If women typically approach the design process in a more collaborative way and are often more sensitive communicators, we are steered into project management. (Many women DO make good project managers, and I love what I do!). But women can also be great designers, and we need to mentor our staff and create a design culture that is inclusive – one that offers opportunities and encouragement to both men and women and that is more about design thinking and the team, less about individual authorship. (It is also important to note that the “black cape” architect stereotype is going away as more and more architects and emerging professionals are approaching the design process with a focus on collaboration, creating a more inclusive environment that will change the profession over time).
As for the survey results that showed women were much less likely to want to become a firm principal or start their own firm: Do women really have lower aspirations, or are we just hesitant to admit it openly? I think of an event that happened early on in my career when I worked for a large firm. I was at the holiday party, and one of the partners was putting little LED light pins on many of the younger staff. The whispers among us were that he was tagging the future partners of the firm. When he got to me, I suddenly demurred and refused it. Later, I was horrified. Why didn’t I take the silly pin? Why had that made me self-conscious? In hindsight, I didn’t want to be seen as too aggressive. I have a big personality. I have always been described as intense, and I never understood that to be a good thing, even though many of my male colleagues were praised for the same attributes. So for a long time, I’ve tried to “take it down a notch” to make myself smaller. For me, it wasn’t necessarily that I had lower aspirations – I was just hesitant to admit it openly.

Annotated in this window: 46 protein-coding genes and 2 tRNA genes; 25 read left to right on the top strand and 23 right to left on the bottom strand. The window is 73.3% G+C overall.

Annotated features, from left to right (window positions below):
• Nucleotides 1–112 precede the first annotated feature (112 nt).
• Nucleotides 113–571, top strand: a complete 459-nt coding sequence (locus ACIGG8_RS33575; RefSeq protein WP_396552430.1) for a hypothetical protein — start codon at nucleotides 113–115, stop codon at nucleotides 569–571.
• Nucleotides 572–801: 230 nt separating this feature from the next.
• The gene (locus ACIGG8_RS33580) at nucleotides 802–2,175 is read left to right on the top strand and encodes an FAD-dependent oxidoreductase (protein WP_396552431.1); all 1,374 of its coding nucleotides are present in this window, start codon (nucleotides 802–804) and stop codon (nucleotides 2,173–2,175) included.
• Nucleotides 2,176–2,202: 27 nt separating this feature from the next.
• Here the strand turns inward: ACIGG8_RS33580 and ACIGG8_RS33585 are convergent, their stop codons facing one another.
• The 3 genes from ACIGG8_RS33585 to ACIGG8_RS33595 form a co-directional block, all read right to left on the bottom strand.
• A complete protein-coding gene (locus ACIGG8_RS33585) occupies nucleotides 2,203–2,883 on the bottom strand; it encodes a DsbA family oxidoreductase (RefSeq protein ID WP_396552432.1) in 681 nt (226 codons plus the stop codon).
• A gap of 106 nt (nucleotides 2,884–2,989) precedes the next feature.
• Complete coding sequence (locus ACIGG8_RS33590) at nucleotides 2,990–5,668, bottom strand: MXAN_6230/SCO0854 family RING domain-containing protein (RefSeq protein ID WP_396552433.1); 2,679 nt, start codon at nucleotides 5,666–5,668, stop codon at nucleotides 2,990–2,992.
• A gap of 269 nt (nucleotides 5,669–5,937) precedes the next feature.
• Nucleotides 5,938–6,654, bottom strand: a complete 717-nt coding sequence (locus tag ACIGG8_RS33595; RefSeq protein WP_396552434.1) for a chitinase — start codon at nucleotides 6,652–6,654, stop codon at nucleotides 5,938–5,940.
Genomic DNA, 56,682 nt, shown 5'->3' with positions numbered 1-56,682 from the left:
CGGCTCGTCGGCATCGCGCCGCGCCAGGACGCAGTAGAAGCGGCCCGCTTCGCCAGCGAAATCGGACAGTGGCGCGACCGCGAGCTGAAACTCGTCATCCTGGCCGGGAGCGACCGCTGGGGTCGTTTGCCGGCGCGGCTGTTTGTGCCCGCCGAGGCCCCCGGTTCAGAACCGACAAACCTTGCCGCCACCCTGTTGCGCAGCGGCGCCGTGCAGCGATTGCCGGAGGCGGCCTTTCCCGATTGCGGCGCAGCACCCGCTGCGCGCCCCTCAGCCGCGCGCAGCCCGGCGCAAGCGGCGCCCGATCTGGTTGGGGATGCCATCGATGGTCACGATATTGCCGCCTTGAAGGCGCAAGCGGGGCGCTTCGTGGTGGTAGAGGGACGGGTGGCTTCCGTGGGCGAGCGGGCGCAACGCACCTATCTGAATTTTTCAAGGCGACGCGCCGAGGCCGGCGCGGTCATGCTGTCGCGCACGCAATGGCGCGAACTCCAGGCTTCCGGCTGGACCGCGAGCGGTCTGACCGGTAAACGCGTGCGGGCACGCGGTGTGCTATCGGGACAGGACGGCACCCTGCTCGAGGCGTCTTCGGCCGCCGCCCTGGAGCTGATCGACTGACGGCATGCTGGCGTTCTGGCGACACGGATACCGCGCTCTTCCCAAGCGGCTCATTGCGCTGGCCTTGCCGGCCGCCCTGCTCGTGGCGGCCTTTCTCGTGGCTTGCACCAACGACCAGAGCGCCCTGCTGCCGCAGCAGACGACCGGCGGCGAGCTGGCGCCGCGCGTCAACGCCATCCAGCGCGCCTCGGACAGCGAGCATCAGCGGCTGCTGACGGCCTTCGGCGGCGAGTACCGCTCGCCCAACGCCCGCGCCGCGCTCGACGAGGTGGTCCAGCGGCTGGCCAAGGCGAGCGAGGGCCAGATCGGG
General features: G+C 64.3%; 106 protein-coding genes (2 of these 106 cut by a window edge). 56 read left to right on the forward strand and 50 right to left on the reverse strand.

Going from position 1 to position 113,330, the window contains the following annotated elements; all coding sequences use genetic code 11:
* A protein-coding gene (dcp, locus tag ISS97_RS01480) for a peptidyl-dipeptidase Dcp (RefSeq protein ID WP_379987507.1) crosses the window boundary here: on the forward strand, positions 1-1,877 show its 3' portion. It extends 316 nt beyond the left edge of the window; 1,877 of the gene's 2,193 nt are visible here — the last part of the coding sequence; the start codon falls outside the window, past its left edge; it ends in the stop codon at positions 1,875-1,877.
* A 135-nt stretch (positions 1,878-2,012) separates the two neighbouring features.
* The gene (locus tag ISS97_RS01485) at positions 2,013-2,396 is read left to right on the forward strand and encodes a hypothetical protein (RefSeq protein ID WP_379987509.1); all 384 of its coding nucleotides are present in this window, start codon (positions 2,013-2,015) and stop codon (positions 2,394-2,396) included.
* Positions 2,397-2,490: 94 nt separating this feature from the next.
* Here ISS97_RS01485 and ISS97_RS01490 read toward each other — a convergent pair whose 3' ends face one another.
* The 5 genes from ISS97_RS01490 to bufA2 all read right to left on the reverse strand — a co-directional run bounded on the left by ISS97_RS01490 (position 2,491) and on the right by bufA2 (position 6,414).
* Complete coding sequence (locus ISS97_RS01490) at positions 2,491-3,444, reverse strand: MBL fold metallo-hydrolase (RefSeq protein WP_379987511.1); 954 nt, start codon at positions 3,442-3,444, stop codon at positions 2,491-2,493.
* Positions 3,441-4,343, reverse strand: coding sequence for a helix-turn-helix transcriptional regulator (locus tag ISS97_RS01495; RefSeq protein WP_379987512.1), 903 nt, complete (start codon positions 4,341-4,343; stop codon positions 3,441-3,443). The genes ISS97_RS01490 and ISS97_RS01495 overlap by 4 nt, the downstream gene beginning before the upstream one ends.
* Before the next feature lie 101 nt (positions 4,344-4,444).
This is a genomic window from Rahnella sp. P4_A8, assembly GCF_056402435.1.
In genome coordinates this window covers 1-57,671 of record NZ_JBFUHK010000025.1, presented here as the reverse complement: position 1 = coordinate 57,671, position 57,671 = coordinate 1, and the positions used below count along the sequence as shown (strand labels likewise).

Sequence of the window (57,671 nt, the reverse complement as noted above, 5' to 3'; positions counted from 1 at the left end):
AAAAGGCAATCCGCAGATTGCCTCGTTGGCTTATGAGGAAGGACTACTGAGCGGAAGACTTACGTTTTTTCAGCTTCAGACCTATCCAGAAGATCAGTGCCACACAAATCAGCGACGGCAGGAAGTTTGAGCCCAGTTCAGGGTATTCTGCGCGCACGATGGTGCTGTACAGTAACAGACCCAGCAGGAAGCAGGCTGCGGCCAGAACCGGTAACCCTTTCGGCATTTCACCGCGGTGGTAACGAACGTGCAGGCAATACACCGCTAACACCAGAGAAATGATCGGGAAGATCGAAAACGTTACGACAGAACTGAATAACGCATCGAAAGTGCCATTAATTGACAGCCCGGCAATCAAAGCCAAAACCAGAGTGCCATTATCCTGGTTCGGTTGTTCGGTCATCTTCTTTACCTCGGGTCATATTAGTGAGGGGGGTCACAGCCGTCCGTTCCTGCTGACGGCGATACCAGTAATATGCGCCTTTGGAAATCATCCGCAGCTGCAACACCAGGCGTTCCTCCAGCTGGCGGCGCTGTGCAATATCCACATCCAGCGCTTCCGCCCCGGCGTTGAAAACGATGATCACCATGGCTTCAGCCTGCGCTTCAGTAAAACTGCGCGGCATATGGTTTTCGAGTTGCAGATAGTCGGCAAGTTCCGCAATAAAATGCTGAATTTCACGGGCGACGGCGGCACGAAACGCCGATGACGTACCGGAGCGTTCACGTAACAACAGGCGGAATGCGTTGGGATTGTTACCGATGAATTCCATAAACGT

In light of all of this, how do we close the 32% gap? I wonder if firms should push women with leadership potential a bit, or should we just keep working on removing barriers? I think women want to be leaders as much as men, but in a different format or with different personality. When I brought up this question with a colleague recently, I heard the argument that women should not be pushed or specifically encouraged any more than anyone else – the reasoning being that women have the option NOT to be leaders whereas in our society and profession, men do not. And while I disagree, the dialogue was crucial to understanding the complexities of this topic. Personally, I think we need to do both – remove the barriers by creating positive environments and being mentors AND giving some pushes to overcome the self-doubts many of us seem to have. (See the recent article in The Atlantic, The Confidence Gap.)
No matter your opinion on this topic, it is important that these conversations happen openly and in ways that are not perceived as complaints or blaming. We need to recognize these cultural realities so that through greater awareness, we can all – men and women – make our profession more inclusive and the world a better place through the power of design.
Top Image Credit: Flickr Creative Commons, Paco CT.